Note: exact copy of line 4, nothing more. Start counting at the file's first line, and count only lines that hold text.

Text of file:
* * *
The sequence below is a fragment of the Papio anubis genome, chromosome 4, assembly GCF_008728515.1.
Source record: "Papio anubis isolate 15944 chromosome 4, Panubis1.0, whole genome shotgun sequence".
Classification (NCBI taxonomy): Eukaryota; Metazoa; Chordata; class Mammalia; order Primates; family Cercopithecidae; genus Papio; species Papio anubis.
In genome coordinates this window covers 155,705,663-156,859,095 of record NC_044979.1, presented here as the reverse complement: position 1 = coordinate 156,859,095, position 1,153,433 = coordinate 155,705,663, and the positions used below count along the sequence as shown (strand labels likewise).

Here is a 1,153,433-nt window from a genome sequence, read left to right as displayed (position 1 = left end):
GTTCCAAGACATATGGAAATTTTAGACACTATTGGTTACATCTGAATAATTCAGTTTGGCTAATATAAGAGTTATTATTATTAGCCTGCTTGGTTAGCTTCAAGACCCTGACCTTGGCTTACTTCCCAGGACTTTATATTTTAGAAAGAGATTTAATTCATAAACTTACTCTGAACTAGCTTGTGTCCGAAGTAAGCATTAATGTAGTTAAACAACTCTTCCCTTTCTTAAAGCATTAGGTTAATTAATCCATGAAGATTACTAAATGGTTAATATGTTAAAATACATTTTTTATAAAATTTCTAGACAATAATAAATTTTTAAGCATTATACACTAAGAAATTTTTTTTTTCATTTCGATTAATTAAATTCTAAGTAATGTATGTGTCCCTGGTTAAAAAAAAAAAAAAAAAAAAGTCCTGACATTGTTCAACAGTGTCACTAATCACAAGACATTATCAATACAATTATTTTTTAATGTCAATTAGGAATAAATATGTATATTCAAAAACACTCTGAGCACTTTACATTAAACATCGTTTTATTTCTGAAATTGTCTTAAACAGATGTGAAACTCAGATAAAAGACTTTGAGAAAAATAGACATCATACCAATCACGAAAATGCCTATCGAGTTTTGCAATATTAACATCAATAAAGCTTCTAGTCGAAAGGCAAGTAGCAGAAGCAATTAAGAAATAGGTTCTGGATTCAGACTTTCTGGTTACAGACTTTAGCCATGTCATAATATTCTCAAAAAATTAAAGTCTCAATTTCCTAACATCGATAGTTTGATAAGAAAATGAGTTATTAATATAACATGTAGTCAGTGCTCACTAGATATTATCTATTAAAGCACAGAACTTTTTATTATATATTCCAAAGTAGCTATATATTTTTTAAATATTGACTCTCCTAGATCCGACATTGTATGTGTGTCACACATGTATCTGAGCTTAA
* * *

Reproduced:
In genome coordinates this window covers 155,705,663-156,859,095 of record NC_044979.1, presented here as the reverse complement: position 1 = coordinate 156,859,095, position 1,153,433 = coordinate 155,705,663, and the positions used below count along the sequence as shown (strand labels likewise).